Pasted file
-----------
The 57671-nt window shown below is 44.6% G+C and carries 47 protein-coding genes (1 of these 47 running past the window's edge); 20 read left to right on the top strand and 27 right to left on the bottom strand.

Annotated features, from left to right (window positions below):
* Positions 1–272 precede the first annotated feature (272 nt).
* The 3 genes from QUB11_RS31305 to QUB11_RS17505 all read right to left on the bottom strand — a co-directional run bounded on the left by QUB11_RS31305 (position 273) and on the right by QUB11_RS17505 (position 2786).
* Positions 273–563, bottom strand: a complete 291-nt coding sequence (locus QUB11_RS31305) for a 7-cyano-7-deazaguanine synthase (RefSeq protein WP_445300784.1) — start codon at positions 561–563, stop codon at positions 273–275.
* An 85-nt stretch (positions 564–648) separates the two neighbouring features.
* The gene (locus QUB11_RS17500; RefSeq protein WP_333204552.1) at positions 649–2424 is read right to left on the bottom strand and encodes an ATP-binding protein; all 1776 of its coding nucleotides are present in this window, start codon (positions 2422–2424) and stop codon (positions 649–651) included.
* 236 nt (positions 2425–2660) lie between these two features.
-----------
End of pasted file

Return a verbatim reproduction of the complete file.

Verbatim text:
The 57671-nt window shown below is 44.6% G+C and carries 47 protein-coding genes (1 of these 47 running past the window's edge); 20 read left to right on the top strand and 27 right to left on the bottom strand.

Annotated features, from left to right (window positions below):
* Positions 1–272 precede the first annotated feature (272 nt).
* The 3 genes from QUB11_RS31305 to QUB11_RS17505 all read right to left on the bottom strand — a co-directional run bounded on the left by QUB11_RS31305 (position 273) and on the right by QUB11_RS17505 (position 2786).
* Positions 273–563, bottom strand: a complete 291-nt coding sequence (locus QUB11_RS31305) for a 7-cyano-7-deazaguanine synthase (RefSeq protein WP_445300784.1) — start codon at positions 561–563, stop codon at positions 273–275.
* An 85-nt stretch (positions 564–648) separates the two neighbouring features.
* The gene (locus QUB11_RS17500; RefSeq protein WP_333204552.1) at positions 649–2424 is read right to left on the bottom strand and encodes an ATP-binding protein; all 1776 of its coding nucleotides are present in this window, start codon (positions 2422–2424) and stop codon (positions 649–651) included.
* 236 nt (positions 2425–2660) lie between these two features.